An interview with Guillermo del Toro
Filmmakers don’t get much busier than Guillermo del Toro. The native Mexican who now calls L.A. his home gained notice with his first feature “Cronos” – an odd little horror film about eternal life – two decades ago. Some ups and downs followed, but he found major success with the much odder (and funnier) “Hellboy” and its sequel, and cemented his reputation as a true artist with the haunting “Pan’s Labyrinth.”
In between those films, he’s also been an in-demand producer (“Puss in Boots,” “Rise of the Guardians”).
But the longtime devoted fan of old Japanese monster movies has had the massive sci-fi epic “Pacific Rim” kicking around in his head for years. He recently spoke about his resulting tale of the battles between giant Jaegers (human-controlled robots) and huge Kaiju (Godzilla-like sea creatures).
Did you design all of the Kaiju?
When we started to flesh out the script (screenwriter) Travis Beacham came to my house, and I locked him in my man cave. In my garage I have a design room that accommodates eight to 10 artists. I was in another room, writing part of what Travis and I were co-writing. Every day, five or six times a day, I would give Travis what I’d written, and he gave me what he’d written. I would go check on the artists, and we designed every Kaiju, and every Jaeger, in my garage.
The film’s visual effects are amazing. What sorts of technology did you use?
I’ve been doing special effects since I was a kid. I did them professionally for over a decade. I’m familiar with and comfortable with every tool. I can use the latest or I can use the oldest technique. The misconception is that there are good ones and bad ones. I think digital effects are as great and valid as any of the others. But the tragedy is to use them as a shortcut creatively.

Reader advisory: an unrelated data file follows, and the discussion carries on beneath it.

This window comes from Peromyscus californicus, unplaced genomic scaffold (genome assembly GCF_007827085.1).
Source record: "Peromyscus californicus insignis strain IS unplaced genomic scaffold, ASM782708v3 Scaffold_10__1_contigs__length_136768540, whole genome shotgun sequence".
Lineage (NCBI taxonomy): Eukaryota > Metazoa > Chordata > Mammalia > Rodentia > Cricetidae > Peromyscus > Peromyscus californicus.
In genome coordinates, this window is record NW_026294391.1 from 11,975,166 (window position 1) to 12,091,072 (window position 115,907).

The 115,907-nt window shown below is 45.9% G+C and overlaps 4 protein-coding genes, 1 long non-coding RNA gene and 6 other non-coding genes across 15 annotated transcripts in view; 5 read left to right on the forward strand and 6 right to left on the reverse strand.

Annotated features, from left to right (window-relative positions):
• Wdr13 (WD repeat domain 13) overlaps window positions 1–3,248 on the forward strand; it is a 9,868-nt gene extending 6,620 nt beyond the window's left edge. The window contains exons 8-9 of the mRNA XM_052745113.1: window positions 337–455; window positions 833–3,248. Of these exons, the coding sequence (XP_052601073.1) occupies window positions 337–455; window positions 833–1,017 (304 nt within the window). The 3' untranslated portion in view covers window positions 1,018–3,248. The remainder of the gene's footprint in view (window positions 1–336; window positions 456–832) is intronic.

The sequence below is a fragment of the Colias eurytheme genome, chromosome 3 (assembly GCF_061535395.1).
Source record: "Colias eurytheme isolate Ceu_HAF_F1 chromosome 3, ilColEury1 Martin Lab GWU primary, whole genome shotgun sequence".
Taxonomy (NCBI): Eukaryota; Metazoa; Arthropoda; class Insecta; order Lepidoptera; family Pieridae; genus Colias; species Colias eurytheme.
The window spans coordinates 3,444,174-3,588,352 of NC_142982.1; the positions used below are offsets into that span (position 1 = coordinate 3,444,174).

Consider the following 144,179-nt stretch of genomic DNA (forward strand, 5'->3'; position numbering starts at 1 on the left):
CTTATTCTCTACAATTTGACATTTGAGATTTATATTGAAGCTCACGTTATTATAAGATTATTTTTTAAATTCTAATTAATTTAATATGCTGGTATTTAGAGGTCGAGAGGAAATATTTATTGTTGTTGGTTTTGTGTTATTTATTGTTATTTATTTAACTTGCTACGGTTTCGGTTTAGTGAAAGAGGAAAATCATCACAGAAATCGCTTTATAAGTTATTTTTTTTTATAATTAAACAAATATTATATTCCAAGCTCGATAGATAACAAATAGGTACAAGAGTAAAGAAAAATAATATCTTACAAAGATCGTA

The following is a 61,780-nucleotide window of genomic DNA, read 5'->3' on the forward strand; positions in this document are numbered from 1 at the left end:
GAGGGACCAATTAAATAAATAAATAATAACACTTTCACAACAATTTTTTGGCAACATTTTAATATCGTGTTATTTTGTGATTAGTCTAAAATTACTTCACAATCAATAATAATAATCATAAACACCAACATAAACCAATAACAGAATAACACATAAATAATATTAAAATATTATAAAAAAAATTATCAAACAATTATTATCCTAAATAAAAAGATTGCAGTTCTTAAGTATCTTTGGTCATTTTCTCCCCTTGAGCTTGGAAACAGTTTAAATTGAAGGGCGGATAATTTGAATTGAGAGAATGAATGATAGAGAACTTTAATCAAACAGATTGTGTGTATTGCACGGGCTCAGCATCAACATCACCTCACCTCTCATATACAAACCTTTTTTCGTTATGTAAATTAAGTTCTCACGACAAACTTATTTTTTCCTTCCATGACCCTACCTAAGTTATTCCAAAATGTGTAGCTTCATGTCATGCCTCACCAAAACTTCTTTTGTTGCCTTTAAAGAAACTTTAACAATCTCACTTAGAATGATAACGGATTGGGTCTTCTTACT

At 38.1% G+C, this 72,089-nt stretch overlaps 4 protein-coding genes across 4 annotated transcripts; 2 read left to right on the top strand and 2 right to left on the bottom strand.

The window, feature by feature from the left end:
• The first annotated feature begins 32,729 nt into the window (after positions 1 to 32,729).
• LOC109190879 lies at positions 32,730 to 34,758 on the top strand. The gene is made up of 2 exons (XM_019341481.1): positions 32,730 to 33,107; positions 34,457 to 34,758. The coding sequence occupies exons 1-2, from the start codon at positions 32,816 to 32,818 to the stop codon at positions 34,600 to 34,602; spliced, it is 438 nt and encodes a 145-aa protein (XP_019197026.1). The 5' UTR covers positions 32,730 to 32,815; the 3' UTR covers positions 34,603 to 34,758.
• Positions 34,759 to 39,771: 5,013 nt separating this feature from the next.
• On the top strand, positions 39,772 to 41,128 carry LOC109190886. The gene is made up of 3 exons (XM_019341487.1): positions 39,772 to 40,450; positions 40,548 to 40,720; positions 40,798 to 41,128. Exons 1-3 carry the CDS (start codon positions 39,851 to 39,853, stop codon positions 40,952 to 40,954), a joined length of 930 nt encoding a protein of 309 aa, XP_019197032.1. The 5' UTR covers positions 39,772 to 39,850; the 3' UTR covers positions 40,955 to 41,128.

The solution does not have to be a visual effect. We used miniatures; we used incredibly elaborate physical effects. For instance, a street in the film was rigged with hydraulics. The whole street – the pavement, the walls, the lampposts, the cars, the sidewalk – everything. So every time the Kaiju took a step, the whole street jumped. The easiest thing is to just shake the camera and put in a digital effect. You just have to not be lazy. We built a hundred physical sets in this movie. Normally in a movie like this, they don’t build; they just use digital. But I think that doesn’t inform your actors. Your actors end up saying, “What am I looking at? What am I supposed to feel about this place?”
You’ve often spoken about being fascinated by Japanese monster movies when you were growing up. Do you have a favorite?
I know them all. I live in a house that has one section entirely dedicated to Kaiju. But my favorite movies are two that are not the most famous ones: “Frankenstein Conquers the World” and “The War of the Gargantuas.” They have a lot of pathos, and they made me weep. When the creature in “Frankenstein” is in love with the girl, I’m going, “Awwwww, I wish she paid attention to him.” But my favorite Kaiju is Pigman in “Ultraman.” He’s a very moving, sort of sad little Kaiju.
As a child or even now as an adult, which monster have you feared the most?
I fear politicians. I think the worst monsters in the world have nice suits. I don’t fear monsters. Well, the only monsters I kind of fear, because I think of myself as a mortal, are zombies. I dream of zombies chasing me. Also sharks. I find myself edible (laughs).
“Pacific Rim” opens on July 12.